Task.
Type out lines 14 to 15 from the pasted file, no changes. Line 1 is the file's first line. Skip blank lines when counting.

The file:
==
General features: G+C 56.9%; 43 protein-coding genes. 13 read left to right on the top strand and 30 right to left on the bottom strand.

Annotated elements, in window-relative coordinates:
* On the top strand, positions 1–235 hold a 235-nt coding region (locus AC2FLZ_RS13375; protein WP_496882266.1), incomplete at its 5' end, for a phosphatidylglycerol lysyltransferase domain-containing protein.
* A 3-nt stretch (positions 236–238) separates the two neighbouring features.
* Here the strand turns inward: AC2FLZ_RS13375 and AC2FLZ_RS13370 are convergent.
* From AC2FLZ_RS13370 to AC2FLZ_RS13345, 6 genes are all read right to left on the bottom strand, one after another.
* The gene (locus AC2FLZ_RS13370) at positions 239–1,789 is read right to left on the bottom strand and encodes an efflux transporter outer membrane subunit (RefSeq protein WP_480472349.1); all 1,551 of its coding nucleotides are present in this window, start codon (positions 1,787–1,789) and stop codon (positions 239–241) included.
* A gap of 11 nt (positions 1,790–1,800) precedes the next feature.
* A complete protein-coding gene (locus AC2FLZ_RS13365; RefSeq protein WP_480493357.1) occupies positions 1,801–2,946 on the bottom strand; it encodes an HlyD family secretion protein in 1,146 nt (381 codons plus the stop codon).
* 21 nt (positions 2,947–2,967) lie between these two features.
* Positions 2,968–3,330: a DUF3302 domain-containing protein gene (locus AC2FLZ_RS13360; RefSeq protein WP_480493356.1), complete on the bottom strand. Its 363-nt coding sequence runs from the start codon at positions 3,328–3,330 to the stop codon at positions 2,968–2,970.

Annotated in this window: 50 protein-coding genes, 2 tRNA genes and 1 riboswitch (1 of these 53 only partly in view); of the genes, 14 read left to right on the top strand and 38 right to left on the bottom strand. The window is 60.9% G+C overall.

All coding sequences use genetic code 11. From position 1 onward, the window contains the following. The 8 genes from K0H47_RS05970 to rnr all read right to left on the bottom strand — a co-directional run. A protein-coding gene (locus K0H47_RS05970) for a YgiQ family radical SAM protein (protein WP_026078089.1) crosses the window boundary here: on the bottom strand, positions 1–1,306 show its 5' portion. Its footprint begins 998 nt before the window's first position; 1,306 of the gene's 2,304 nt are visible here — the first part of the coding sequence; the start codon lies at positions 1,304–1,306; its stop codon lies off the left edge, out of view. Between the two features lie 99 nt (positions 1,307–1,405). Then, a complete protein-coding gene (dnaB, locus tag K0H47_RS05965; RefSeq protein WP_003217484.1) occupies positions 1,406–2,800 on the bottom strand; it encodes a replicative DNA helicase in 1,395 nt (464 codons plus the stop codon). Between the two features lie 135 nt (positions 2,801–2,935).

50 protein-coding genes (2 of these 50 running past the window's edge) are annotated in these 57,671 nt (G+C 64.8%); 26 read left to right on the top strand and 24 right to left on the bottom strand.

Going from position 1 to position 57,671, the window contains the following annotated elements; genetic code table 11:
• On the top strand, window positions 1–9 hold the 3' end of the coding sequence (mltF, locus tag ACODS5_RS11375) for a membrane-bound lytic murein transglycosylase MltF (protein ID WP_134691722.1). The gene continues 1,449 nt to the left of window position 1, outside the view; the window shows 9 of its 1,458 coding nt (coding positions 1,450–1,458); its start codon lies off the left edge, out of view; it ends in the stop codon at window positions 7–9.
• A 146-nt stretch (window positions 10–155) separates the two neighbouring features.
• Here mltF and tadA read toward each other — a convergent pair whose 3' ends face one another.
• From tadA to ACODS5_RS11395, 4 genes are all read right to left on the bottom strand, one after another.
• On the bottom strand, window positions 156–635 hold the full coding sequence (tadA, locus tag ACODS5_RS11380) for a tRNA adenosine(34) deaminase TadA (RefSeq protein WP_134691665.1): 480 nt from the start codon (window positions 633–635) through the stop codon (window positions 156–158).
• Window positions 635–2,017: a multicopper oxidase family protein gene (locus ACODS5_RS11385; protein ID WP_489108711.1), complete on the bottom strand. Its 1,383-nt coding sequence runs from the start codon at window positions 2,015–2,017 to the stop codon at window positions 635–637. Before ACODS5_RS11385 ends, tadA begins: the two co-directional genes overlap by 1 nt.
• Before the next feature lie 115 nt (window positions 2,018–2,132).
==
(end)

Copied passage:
50 protein-coding genes (2 of these 50 running past the window's edge) are annotated in these 57,671 nt (G+C 64.8%); 26 read left to right on the top strand and 24 right to left on the bottom strand.

Going from position 1 to position 57,671, the window contains the following annotated elements; genetic code table 11: